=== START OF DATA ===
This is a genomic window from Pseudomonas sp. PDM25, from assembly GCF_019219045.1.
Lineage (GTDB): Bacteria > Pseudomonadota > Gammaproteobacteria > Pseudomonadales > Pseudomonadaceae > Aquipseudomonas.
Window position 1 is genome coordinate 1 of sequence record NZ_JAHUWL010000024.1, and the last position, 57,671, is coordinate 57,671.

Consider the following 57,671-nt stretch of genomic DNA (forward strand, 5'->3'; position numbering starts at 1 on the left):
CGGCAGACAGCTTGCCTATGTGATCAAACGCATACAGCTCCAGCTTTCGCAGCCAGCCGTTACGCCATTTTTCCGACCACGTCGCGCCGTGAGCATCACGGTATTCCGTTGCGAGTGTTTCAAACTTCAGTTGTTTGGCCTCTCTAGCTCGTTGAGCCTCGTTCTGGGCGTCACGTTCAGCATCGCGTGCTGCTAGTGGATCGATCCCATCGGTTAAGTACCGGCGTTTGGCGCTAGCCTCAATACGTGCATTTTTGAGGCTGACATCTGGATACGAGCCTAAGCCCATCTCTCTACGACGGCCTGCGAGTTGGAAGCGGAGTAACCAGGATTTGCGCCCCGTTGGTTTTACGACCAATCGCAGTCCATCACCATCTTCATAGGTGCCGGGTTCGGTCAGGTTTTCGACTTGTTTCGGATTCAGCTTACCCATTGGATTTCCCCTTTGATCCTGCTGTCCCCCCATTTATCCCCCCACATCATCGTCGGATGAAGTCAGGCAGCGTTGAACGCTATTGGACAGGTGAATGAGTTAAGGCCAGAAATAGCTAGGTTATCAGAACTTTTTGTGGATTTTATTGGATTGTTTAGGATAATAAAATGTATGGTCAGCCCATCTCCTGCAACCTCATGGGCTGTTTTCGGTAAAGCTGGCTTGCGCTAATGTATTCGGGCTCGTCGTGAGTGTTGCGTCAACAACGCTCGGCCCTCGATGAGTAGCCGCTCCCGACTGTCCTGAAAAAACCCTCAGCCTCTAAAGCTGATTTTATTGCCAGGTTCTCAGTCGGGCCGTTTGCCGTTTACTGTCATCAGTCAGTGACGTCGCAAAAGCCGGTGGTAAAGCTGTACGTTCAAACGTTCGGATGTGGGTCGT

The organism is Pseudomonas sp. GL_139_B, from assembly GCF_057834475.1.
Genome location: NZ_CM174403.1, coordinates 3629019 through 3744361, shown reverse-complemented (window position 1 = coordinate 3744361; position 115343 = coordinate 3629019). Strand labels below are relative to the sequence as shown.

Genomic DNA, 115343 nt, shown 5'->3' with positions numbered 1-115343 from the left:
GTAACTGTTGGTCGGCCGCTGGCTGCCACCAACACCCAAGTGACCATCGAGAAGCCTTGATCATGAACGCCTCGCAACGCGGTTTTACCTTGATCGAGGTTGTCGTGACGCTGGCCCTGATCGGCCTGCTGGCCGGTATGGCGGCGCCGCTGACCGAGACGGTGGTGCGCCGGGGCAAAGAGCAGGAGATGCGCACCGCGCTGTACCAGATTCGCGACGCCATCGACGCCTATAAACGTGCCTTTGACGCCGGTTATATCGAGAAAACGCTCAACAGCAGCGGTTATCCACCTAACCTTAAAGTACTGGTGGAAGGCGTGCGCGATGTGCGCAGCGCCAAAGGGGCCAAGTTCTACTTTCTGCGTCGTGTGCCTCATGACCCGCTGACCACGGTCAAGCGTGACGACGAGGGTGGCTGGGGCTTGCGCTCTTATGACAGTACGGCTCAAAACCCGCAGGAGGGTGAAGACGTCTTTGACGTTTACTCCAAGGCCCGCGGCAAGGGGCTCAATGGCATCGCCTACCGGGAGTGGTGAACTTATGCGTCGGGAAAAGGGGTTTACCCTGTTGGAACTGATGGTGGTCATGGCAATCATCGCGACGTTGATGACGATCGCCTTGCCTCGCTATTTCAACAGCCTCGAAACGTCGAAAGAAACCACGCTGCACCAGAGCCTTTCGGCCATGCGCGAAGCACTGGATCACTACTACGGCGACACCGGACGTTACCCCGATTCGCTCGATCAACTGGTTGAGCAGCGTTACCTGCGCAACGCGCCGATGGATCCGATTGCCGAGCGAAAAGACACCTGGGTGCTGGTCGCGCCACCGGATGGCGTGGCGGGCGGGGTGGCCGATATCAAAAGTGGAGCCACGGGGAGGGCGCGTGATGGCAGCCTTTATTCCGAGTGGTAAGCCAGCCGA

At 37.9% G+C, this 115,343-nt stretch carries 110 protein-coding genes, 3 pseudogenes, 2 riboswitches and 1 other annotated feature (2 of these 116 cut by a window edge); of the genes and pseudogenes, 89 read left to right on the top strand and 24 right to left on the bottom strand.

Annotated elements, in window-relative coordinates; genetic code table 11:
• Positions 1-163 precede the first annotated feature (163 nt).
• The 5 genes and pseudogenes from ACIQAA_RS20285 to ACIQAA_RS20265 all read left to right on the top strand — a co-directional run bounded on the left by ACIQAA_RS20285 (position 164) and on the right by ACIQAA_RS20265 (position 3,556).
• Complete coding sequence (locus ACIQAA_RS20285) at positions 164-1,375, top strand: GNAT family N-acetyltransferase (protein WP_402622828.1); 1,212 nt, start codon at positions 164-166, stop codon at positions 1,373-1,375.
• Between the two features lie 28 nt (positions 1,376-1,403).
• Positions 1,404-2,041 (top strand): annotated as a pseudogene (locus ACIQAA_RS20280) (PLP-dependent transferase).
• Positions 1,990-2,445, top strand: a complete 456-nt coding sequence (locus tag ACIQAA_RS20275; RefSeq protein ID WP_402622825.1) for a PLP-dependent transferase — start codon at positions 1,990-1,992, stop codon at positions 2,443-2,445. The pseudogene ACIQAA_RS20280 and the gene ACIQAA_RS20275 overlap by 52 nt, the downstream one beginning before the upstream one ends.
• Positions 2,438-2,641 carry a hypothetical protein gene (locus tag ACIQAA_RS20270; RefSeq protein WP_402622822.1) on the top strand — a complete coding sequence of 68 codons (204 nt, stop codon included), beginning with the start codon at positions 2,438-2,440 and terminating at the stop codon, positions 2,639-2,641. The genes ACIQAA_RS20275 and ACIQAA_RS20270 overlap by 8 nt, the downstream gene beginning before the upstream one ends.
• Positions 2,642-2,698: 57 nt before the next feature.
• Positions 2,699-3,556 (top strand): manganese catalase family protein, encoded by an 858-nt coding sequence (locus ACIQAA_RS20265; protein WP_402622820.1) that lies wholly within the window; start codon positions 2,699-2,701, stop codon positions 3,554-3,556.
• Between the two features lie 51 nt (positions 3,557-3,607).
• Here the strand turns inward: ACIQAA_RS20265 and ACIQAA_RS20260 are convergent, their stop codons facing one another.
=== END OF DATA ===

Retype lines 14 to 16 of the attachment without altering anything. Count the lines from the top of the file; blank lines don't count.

• Complete coding sequence (locus ACIQAA_RS20285) at positions 164-1,375, top strand: GNAT family N-acetyltransferase (protein WP_402622828.1); 1,212 nt, start codon at positions 164-166, stop codon at positions 1,373-1,375.
• Between the two features lie 28 nt (positions 1,376-1,403).
• Positions 1,404-2,041 (top strand): annotated as a pseudogene (locus ACIQAA_RS20280) (PLP-dependent transferase).